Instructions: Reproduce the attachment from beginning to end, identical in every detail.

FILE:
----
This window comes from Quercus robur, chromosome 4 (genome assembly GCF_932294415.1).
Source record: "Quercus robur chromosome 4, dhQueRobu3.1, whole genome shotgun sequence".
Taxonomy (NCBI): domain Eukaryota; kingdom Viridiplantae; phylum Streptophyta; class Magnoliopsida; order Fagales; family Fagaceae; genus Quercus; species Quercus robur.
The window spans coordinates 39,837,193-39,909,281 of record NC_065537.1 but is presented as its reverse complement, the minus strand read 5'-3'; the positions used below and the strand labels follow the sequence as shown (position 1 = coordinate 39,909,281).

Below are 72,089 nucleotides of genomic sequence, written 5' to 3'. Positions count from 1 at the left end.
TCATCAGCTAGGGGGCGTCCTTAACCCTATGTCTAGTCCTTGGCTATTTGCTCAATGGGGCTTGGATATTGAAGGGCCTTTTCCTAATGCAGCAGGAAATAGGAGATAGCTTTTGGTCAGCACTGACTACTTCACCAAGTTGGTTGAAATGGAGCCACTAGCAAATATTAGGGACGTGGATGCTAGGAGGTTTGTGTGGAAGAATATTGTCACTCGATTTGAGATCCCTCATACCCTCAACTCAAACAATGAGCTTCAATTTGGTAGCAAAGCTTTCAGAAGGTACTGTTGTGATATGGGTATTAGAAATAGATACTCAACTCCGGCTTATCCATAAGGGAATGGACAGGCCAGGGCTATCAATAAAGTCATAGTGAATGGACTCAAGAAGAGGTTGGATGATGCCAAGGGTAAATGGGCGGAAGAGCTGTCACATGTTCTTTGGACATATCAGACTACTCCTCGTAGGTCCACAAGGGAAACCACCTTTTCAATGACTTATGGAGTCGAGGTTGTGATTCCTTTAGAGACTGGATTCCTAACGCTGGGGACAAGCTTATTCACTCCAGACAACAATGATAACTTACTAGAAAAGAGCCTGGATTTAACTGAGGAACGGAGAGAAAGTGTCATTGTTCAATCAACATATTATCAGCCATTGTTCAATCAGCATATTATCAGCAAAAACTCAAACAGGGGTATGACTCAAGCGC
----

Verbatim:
This window comes from Quercus robur, chromosome 4 (genome assembly GCF_932294415.1).
Source record: "Quercus robur chromosome 4, dhQueRobu3.1, whole genome shotgun sequence".
Taxonomy (NCBI): domain Eukaryota; kingdom Viridiplantae; phylum Streptophyta; class Magnoliopsida; order Fagales; family Fagaceae; genus Quercus; species Quercus robur.
The window spans coordinates 39,837,193-39,909,281 of record NC_065537.1 but is presented as its reverse complement, the minus strand read 5'-3'; the positions used below and the strand labels follow the sequence as shown (position 1 = coordinate 39,909,281).

Below are 72,089 nucleotides of genomic sequence, written 5' to 3'. Positions count from 1 at the left end.
TCATCAGCTAGGGGGCGTCCTTAACCCTATGTCTAGTCCTTGGCTATTTGCTCAATGGGGCTTGGATATTGAAGGGCCTTTTCCTAATGCAGCAGGAAATAGGAGATAGCTTTTGGTCAGCACTGACTACTTCACCAAGTTGGTTGAAATGGAGCCACTAGCAAATATTAGGGACGTGGATGCTAGGAGGTTTGTGTGGAAGAATATTGTCACTCGATTTGAGATCCCTCATACCCTCAACTCAAACAATGAGCTTCAATTTGGTAGCAAAGCTTTCAGAAGGTACTGTTGTGATATGGGTATTAGAAATAGATACTCAACTCCGGCTTATCCATAAGGGAATGGACAGGCCAGGGCTATCAATAAAGTCATAGTGAATGGACTCAAGAAGAGGTTGGATGATGCCAAGGGTAAATGGGCGGAAGAGCTGTCACATGTTCTTTGGACATATCAGACTACTCCTCGTAGGTCCACAAGGGAAACCACCTTTTCAATGACTTATGGAGTCGAGGTTGTGATTCCTTTAGAGACTGGATTCCTAACGCTGGGGACAAGCTTATTCACTCCAGACAACAATGATAACTTACTAGAAAAGAGCCTGGATTTAACTGAGGAACGGAGAGAAAGTGTCATTGTTCAATCAACATATTATCAGCCATTGTTCAATCAGCATATTATCAGCAAAAACTCAAACAGGGGTATGACTCAAGCGC